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Fridey Mickel takes stock of the situation in light of Corinne Wasmuht’s new exhibition at AdK.
Last spring, Berlin delivered a large helping of painting in the exhibition project “Forever Painting!”. As I went to the respective shows, my excitement changed to fear as I kept asking myself again and again: is this it? Despite a few good points, it overall was a frightening look at how painting is officially viewed in berlin. What fascinated me was how straight-on the curating was: male painters in the big Neue Nationalgalerie, women cordoned off in the “female show” at the less prestigious Deutsche Bank Kunsthalle. WTF?
After travelling to other cities and seeing how their art centres function, I cannot quench my undying questions about how painting is seen and presented in the so-called world art capital of Berlin. In Helsinki, for instance, painters are just painters. One group, not separated by sex. The women are seen as just as big rock stars as their male counterparts.
Enter the Akademie der Künste and Corinne Wasmuht’s recent acceptance of the Käthe Kollwitz Prize. In the last years, the AdK has lost a bit of its clout, due to its focus on staying true to artistic tradition. Yet, instead of this making the organisation boring or impotent, it actually makes it one of the biggest things in Berlin to watch. How does the old regime foster change in the face of Berlin’s status quo? It holds to its britches, awarding the prestigious prize to a very interesting and grounded artist such as Corinne Wasmuht.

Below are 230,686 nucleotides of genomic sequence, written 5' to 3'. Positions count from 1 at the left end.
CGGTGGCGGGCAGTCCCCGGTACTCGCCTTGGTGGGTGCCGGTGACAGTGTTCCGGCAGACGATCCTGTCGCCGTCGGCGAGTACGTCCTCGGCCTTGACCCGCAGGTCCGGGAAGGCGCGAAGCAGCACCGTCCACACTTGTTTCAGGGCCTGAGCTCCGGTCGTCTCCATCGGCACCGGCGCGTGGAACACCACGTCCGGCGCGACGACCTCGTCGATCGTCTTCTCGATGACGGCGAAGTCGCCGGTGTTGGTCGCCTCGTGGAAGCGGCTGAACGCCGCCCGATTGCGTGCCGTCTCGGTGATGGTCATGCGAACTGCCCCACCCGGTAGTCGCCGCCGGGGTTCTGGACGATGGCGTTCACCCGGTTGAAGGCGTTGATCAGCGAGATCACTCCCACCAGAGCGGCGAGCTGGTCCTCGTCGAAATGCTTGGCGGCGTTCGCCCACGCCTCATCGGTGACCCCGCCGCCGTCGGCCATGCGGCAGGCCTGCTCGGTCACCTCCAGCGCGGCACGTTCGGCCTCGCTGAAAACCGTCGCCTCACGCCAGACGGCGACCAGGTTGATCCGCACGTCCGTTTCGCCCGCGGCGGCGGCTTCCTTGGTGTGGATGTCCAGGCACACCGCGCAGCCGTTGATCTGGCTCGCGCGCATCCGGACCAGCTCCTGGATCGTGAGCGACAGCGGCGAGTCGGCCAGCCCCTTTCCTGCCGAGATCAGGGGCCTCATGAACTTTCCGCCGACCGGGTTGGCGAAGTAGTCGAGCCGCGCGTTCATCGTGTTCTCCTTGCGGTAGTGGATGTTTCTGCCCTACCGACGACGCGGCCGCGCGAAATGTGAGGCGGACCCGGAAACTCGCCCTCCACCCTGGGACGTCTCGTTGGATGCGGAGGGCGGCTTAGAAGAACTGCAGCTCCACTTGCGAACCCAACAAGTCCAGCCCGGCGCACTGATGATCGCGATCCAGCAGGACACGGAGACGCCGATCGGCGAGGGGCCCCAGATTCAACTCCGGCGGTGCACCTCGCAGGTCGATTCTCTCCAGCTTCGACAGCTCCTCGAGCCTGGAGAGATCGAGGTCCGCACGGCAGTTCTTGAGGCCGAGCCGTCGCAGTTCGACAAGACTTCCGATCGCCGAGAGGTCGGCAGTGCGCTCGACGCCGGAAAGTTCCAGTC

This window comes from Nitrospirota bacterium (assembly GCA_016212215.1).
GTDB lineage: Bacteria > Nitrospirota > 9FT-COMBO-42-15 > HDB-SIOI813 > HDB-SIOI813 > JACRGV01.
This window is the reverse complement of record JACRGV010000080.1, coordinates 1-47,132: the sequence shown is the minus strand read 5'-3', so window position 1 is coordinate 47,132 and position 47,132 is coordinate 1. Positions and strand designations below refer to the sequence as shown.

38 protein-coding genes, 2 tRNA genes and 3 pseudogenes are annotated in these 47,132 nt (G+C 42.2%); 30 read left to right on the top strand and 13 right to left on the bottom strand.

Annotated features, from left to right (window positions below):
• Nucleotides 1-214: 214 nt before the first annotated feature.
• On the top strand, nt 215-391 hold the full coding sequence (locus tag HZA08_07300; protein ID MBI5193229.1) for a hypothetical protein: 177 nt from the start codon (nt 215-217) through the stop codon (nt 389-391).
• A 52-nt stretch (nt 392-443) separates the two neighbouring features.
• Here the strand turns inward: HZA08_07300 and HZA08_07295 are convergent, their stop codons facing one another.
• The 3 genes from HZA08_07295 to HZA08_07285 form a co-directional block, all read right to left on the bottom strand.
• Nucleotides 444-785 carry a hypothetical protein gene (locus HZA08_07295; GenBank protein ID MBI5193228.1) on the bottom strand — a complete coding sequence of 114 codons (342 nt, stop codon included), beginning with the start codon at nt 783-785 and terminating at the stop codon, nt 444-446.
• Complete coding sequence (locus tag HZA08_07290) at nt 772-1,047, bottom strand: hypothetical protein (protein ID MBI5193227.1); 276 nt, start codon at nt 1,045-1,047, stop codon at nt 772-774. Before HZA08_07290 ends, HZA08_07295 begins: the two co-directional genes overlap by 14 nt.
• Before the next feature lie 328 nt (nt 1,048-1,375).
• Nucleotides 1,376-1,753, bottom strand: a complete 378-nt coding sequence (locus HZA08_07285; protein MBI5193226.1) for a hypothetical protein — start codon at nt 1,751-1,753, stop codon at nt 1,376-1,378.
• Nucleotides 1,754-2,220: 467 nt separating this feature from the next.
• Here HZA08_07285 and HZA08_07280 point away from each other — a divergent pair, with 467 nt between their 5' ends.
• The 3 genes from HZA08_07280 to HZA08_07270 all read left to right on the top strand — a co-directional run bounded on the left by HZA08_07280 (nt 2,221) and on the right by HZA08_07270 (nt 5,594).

Wasmuht straddles the line between typically ‘male’ and ‘female’ painting. The physicality of her approach has less in common with that of her female contemporaries such as Antje Majewski’s poppy ‘zombie formalism’, relating more with ‘animalistic’ male painters from art tradition such as Anselm Kiefer. Don’t let the pastels trick you, people! This girl can paint. The works are something to be seen, not on the internet or a catalogue, but in a large room so one can witness the rawness of her painting up close.
This show needs to be seen for its controversial qualities, for its potential to shake things up. It breaks the mold of the typical female painter and somehow applies her at the same level as the male. Yet this comes not from an over-hyped public relations endeavour, but rather from the quiet strength of Wasmuht’s painting persona. She attacks each canvas physically, keeping an eye on the details of every centimetre of the work. It bears wonderful witness to the truths about painting and should not be missed!